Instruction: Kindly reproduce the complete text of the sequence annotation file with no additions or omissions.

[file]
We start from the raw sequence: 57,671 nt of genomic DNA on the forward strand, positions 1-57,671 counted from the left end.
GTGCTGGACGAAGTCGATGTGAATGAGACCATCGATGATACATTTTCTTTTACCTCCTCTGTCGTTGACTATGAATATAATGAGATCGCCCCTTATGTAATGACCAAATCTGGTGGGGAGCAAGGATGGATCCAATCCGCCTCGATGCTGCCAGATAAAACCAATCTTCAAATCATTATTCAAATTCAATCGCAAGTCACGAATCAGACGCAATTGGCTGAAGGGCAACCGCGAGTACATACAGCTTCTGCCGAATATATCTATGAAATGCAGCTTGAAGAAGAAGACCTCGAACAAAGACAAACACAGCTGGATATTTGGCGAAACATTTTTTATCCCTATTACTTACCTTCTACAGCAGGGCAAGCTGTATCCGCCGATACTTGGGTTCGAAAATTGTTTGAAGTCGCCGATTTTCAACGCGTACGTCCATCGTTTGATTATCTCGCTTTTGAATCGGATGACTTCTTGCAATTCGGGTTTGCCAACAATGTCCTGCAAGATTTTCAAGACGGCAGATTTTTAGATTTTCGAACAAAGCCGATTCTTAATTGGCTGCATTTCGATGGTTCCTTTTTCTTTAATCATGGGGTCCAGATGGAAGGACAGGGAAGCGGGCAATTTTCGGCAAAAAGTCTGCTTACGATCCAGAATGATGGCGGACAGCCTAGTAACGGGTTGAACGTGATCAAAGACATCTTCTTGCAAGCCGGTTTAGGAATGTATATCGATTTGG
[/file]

We start from the raw sequence: 57,671 nt of genomic DNA on the forward strand, positions 1-57,671 counted from the left end.
GTGCTGGACGAAGTCGATGTGAATGAGACCATCGATGATACATTTTCTTTTACCTCCTCTGTCGTTGACTATGAATATAATGAGATCGCCCCTTATGTAATGACCAAATCTGGTGGGGAGCAAGGATGGATCCAATCCGCCTCGATGCTGCCAGATAAAACCAATCTTCAAATCATTATTCAAATTCAATCGCAAGTCACGAATCAGACGCAATTGGCTGAAGGGCAACCGCGAGTACATACAGCTTCTGCCGAATATATCTATGAAATGCAGCTTGAAGAAGAAGACCTCGAACAAAGACAAACACAGCTGGATATTTGGCGAAACATTTTTTATCCCTATTACTTACCTTCTACAGCAGGGCAAGCTGTATCCGCCGATACTTGGGTTCGAAAATTGTTTGAAGTCGCCGATTTTCAACGCGTACGTCCATCGTTTGATTATCTCGCTTTTGAATCGGATGACTTCTTGCAATTCGGGTTTGCCAACAATGTCCTGCAAGATTTTCAAGACGGCAGATTTTTAGATTTTCGAACAAAGCCGATTCTTAATTGGCTGCATTTCGATGGTTCCTTTTTCTTTAATCATGGGGTCCAGATGGAAGGACAGGGAAGCGGGCAATTTTCGGCAAAAAGTCTGCTTACGATCCAGAATGATGGCGGACAGCCTAGTAACGGGTTGAACGTGATCAAAGACATCTTCTTGCAAGCCGGTTTAGGAATGTATATCGATTTGG